Paris in the Spring

if the hydrogen bomb were hurtling toward you,
he was asked, what would you write?
nothing, he told the interviewer, would you please
order another bottle of wine?
he was an old writer from Los Angeles, hungover
again, and the publisher had pushed another
interviewer down on him.

those dinners and drinks, late into the early mornings,
had been great
but he was spoiled, the interviews discouraged him.
he figured either the books would sell on their own
or fail the same way.
he hadn’t written them for money anyhow but to keep
himself from suicide and the madhouse.
he told the interviewers this but they just went on with
other questions:
have you met Norman Mailer?
what do you think of Camus, Sartre, Celine?
why do your books sell better here than in America?
did you really work in a slaughterhouse?
do you think Hemingway was a homosexual?
do you take drugs?
do you drink when you write?
are you a misanthrope?
who is your favorite writer?

the interviewer ordered another bottle of wine.
it was 11:15 a.m. in the patio of a hotel.
there were little white tables and chairs about.
theirs were the only ones in use.
there was the interviewer, the photographer,
the writer and his wife.

have you had sex with children? the interviewer
no, answered the writer.
in one of your stories a man has sex with this very
young girl, you describe it very
graphically, the interviewer stated.
well? asked the writer.
it was as if you enjoyed it, the interviewer said.
I sometimes enjoy writing, the writer said.
you seemed to enjoy what you were describing,
said the interviewer.
I only photograph life, said the writer, I could write
about a murderer but this doesn’t mean that I am
one or would enjoy being one.

ah, here’s the wine, said the interviewer.
the waiter took out the cork, poured a bit for
the interviewer took a taste, nodded o.k. to the
and the waiter poured them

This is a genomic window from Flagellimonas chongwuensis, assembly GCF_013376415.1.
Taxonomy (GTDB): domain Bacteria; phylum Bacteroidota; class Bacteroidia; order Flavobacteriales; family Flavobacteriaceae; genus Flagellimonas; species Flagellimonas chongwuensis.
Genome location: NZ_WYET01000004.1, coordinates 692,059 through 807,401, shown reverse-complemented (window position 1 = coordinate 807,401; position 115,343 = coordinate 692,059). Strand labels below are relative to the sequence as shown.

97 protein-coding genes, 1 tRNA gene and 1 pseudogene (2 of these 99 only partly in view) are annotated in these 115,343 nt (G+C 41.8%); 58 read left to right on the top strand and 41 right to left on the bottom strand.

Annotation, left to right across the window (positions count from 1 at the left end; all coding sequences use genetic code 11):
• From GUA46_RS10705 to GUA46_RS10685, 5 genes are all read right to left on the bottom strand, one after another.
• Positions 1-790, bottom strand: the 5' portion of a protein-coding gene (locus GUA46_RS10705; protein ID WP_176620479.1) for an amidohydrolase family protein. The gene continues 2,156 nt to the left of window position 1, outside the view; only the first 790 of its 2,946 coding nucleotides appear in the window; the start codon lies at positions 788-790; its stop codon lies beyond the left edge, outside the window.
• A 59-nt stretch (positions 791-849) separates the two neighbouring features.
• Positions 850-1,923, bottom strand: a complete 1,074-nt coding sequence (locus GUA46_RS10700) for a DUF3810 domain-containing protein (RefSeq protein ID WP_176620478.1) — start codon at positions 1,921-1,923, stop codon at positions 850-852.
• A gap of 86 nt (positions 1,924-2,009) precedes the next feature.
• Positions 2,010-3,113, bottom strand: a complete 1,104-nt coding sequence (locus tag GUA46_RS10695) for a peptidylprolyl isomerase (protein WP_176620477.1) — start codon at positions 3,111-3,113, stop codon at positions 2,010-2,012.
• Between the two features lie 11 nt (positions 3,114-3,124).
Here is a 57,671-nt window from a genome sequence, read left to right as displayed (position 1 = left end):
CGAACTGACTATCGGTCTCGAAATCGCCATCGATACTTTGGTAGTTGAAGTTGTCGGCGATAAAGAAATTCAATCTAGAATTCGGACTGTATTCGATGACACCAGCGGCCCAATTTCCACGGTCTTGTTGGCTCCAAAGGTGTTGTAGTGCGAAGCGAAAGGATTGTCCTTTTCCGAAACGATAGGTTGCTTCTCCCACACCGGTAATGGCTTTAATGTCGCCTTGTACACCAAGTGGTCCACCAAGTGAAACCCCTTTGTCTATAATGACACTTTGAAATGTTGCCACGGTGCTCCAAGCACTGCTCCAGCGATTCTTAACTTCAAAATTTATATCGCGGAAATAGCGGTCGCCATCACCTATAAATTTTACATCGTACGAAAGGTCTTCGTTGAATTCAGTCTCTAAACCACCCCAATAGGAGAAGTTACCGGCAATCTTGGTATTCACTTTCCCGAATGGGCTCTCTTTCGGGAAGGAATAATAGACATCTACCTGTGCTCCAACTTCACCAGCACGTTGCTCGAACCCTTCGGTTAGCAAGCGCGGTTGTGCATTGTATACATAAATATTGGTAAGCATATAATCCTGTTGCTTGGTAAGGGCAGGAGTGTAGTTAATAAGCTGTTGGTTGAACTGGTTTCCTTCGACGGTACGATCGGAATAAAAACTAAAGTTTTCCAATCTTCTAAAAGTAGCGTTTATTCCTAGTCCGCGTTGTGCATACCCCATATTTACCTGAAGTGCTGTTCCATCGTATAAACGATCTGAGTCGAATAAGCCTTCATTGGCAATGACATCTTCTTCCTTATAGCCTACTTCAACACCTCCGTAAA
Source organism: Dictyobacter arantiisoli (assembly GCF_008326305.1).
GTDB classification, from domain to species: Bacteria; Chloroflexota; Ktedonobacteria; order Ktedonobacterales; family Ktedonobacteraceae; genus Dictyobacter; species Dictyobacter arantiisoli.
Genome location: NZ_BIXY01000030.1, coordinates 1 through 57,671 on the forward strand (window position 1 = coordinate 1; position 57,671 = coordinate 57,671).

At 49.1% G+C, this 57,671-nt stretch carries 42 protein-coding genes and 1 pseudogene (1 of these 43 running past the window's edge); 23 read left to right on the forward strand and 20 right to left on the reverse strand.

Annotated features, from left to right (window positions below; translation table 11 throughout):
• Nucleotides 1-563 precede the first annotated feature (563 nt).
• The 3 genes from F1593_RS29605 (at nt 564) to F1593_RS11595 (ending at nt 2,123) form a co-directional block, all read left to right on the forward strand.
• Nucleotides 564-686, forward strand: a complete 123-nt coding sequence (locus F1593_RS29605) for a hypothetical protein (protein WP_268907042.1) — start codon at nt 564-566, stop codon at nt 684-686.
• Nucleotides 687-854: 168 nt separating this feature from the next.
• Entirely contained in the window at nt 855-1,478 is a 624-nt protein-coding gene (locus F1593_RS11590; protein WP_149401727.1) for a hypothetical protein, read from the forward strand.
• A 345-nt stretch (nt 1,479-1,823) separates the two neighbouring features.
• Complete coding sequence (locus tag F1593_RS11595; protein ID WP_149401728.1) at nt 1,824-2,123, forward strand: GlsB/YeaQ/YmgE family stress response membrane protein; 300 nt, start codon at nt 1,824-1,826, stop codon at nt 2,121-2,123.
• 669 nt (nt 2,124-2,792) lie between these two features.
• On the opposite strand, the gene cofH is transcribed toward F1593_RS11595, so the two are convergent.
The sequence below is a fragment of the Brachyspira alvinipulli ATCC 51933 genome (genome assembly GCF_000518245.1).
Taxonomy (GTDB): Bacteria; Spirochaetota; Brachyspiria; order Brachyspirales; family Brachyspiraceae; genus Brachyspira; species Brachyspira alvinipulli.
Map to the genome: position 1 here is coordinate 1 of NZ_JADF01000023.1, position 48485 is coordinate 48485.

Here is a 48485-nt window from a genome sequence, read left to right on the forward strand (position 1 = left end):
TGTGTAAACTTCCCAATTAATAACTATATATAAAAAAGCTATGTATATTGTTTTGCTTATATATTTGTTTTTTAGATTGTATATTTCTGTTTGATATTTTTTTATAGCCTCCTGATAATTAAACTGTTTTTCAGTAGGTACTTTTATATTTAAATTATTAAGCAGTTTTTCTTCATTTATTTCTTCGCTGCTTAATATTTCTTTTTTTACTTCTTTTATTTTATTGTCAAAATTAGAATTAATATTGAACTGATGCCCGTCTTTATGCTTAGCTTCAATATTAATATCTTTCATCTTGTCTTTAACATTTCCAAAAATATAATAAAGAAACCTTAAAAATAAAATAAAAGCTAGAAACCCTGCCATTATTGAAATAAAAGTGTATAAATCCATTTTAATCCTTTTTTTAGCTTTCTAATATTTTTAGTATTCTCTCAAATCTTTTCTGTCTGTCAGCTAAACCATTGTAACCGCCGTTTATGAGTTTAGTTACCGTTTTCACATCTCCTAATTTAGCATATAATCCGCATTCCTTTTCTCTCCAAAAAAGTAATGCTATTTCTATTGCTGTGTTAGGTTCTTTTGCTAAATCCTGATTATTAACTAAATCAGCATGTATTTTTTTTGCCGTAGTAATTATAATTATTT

goes fast when there’s four of us, said the

do you drink because you are afraid of life?
the interviewer asked.

disgusted with life, said the writer, and with

we were up very late, said the writer’s wife, and
he’s given at least a dozen interviews over the past
3 days and he’s tired.

but I am from one of the city’s largest newspapers,
said the interviewer.

fuck you, said the writer.

what? asked the interviewer, you can’t talk to me
like that!

I am, said the writer.

all you guys think you’re God, said the

God’s dead, said the writer, remember?

the interview is over, said the interviewer.

the photographer drained his wine glass.
then he and the interviewer stood up
and walked out.

you better get yourself together, said the wife
to the writer, you’re on television

I’ll tell them to kiss my ass, said the writer.

you can’t do that, said his wife.

baby, said the writer, lifting and draining his
wine glass, watch me!

you’re just a drunk who writes, said his wife.

that might be better than a drunk who drinks,
said the writer.

his wife signed.
well, do you want to go back to the room or to a

cafe, said the writer.

they both rose and walked slowly out of the
patio, he looking through his coat for
cigarettes, she looking around behind them
as if something were following

Charles Bukowski
Original manuscript